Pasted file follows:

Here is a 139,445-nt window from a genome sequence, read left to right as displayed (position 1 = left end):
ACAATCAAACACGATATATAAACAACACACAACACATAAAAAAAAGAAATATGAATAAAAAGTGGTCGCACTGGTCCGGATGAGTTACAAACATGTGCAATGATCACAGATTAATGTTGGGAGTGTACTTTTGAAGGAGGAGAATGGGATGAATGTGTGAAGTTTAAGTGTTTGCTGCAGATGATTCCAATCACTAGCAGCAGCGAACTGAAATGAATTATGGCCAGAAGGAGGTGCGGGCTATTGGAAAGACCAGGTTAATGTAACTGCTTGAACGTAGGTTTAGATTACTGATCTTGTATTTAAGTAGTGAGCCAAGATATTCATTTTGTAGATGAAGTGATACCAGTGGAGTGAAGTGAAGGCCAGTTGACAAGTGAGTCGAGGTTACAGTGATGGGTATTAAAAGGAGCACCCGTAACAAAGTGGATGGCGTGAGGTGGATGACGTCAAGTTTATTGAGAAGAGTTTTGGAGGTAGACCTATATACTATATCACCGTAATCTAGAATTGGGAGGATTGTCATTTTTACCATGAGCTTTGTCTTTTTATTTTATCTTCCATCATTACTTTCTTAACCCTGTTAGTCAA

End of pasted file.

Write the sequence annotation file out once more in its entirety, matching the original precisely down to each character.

Here is a 139,445-nt window from a genome sequence, read left to right as displayed (position 1 = left end):
ACAATCAAACACGATATATAAACAACACACAACACATAAAAAAAAGAAATATGAATAAAAAGTGGTCGCACTGGTCCGGATGAGTTACAAACATGTGCAATGATCACAGATTAATGTTGGGAGTGTACTTTTGAAGGAGGAGAATGGGATGAATGTGTGAAGTTTAAGTGTTTGCTGCAGATGATTCCAATCACTAGCAGCAGCGAACTGAAATGAATTATGGCCAGAAGGAGGTGCGGGCTATTGGAAAGACCAGGTTAATGTAACTGCTTGAACGTAGGTTTAGATTACTGATCTTGTATTTAAGTAGTGAGCCAAGATATTCATTTTGTAGATGAAGTGATACCAGTGGAGTGAAGTGAAGGCCAGTTGACAAGTGAGTCGAGGTTACAGTGATGGGTATTAAAAGGAGCACCCGTAACAAAGTGGATGGCGTGAGGTGGATGACGTCAAGTTTATTGAGAAGAGTTTTGGAGGTAGACCTATATACTATATCACCGTAATCTAGAATTGGGAGGATTGTCATTTTTACCATGAGCTTTGTCTTTTTATTTTATCTTCCATCATTACTTTCTTAACCCTGTTAGTCAA